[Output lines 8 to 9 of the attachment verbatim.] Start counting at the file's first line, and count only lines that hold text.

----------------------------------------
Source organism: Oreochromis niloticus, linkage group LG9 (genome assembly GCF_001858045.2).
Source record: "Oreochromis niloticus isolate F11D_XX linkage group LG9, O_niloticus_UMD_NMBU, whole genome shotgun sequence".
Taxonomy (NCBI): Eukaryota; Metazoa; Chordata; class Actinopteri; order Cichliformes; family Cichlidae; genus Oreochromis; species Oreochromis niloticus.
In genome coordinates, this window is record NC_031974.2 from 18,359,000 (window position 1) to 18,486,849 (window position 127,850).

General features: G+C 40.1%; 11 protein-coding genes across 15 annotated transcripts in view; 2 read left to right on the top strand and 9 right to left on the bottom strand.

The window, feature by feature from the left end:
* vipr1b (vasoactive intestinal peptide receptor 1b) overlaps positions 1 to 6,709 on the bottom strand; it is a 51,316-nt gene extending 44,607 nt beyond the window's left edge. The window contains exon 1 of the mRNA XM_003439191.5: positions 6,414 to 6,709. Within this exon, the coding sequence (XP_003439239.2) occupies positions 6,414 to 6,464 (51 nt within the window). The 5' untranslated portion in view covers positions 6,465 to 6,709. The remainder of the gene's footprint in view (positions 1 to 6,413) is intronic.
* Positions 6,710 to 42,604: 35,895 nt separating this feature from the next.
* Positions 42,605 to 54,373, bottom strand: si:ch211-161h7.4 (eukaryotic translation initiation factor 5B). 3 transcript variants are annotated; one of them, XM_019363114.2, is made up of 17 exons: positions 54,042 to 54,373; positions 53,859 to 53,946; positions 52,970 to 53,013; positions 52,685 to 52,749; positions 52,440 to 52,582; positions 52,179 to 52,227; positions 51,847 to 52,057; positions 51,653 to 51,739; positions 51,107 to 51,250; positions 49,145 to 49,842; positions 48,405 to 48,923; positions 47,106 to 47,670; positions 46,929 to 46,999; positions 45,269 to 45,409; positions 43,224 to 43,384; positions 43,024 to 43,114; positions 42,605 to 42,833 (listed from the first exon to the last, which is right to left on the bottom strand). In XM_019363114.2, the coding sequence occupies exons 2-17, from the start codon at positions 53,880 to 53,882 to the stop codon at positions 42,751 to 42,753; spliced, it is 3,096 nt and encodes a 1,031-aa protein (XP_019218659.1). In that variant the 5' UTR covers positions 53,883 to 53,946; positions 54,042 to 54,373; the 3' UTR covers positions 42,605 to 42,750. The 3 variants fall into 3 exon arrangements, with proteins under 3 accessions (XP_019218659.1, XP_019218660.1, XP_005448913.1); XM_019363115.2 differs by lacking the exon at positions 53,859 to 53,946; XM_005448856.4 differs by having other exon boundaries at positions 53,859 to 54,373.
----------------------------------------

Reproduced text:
* Positions 6,710 to 42,604: 35,895 nt separating this feature from the next.
* Positions 42,605 to 54,373, bottom strand: si:ch211-161h7.4 (eukaryotic translation initiation factor 5B). 3 transcript variants are annotated; one of them, XM_019363114.2, is made up of 17 exons: positions 54,042 to 54,373; positions 53,859 to 53,946; positions 52,970 to 53,013; positions 52,685 to 52,749; positions 52,440 to 52,582; positions 52,179 to 52,227; positions 51,847 to 52,057; positions 51,653 to 51,739; positions 51,107 to 51,250; positions 49,145 to 49,842; positions 48,405 to 48,923; positions 47,106 to 47,670; positions 46,929 to 46,999; positions 45,269 to 45,409; positions 43,224 to 43,384; positions 43,024 to 43,114; positions 42,605 to 42,833 (listed from the first exon to the last, which is right to left on the bottom strand). In XM_019363114.2, the coding sequence occupies exons 2-17, from the start codon at positions 53,880 to 53,882 to the stop codon at positions 42,751 to 42,753; spliced, it is 3,096 nt and encodes a 1,031-aa protein (XP_019218659.1). In that variant the 5' UTR covers positions 53,883 to 53,946; positions 54,042 to 54,373; the 3' UTR covers positions 42,605 to 42,750. The 3 variants fall into 3 exon arrangements, with proteins under 3 accessions (XP_019218659.1, XP_019218660.1, XP_005448913.1); XM_019363115.2 differs by lacking the exon at positions 53,859 to 53,946; XM_005448856.4 differs by having other exon boundaries at positions 53,859 to 54,373.